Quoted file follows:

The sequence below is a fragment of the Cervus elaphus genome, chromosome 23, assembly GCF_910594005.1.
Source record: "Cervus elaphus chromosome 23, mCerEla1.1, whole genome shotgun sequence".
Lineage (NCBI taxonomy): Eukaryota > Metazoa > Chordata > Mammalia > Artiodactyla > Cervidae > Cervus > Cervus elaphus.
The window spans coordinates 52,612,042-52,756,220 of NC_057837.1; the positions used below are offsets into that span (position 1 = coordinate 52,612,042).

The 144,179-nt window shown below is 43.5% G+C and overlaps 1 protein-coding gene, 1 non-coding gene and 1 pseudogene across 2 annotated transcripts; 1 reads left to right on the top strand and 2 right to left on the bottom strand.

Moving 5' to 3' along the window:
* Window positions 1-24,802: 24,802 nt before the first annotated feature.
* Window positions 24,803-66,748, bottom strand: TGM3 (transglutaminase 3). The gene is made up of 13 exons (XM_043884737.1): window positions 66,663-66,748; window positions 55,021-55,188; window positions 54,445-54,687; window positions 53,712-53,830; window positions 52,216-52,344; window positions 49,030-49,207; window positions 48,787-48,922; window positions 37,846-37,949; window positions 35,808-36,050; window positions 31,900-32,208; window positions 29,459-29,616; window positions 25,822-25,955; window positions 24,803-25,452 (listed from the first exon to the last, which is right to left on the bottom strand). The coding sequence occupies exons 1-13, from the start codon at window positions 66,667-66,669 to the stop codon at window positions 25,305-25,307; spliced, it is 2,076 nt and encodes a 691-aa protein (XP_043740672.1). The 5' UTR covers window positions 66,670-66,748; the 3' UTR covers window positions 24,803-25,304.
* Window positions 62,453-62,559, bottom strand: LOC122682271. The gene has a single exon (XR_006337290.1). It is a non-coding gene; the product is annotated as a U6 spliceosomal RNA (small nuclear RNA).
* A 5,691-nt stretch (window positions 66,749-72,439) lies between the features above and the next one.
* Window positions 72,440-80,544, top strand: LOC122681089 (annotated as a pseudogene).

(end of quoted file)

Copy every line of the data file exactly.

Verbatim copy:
The sequence below is a fragment of the Cervus elaphus genome, chromosome 23, assembly GCF_910594005.1.
Source record: "Cervus elaphus chromosome 23, mCerEla1.1, whole genome shotgun sequence".
Lineage (NCBI taxonomy): Eukaryota > Metazoa > Chordata > Mammalia > Artiodactyla > Cervidae > Cervus > Cervus elaphus.
The window spans coordinates 52,612,042-52,756,220 of NC_057837.1; the positions used below are offsets into that span (position 1 = coordinate 52,612,042).

The 144,179-nt window shown below is 43.5% G+C and overlaps 1 protein-coding gene, 1 non-coding gene and 1 pseudogene across 2 annotated transcripts; 1 reads left to right on the top strand and 2 right to left on the bottom strand.

Moving 5' to 3' along the window:
* Window positions 1-24,802: 24,802 nt before the first annotated feature.
* Window positions 24,803-66,748, bottom strand: TGM3 (transglutaminase 3). The gene is made up of 13 exons (XM_043884737.1): window positions 66,663-66,748; window positions 55,021-55,188; window positions 54,445-54,687; window positions 53,712-53,830; window positions 52,216-52,344; window positions 49,030-49,207; window positions 48,787-48,922; window positions 37,846-37,949; window positions 35,808-36,050; window positions 31,900-32,208; window positions 29,459-29,616; window positions 25,822-25,955; window positions 24,803-25,452 (listed from the first exon to the last, which is right to left on the bottom strand). The coding sequence occupies exons 1-13, from the start codon at window positions 66,667-66,669 to the stop codon at window positions 25,305-25,307; spliced, it is 2,076 nt and encodes a 691-aa protein (XP_043740672.1). The 5' UTR covers window positions 66,670-66,748; the 3' UTR covers window positions 24,803-25,304.
* Window positions 62,453-62,559, bottom strand: LOC122682271. The gene has a single exon (XR_006337290.1). It is a non-coding gene; the product is annotated as a U6 spliceosomal RNA (small nuclear RNA).
* A 5,691-nt stretch (window positions 66,749-72,439) lies between the features above and the next one.
* Window positions 72,440-80,544, top strand: LOC122681089 (annotated as a pseudogene).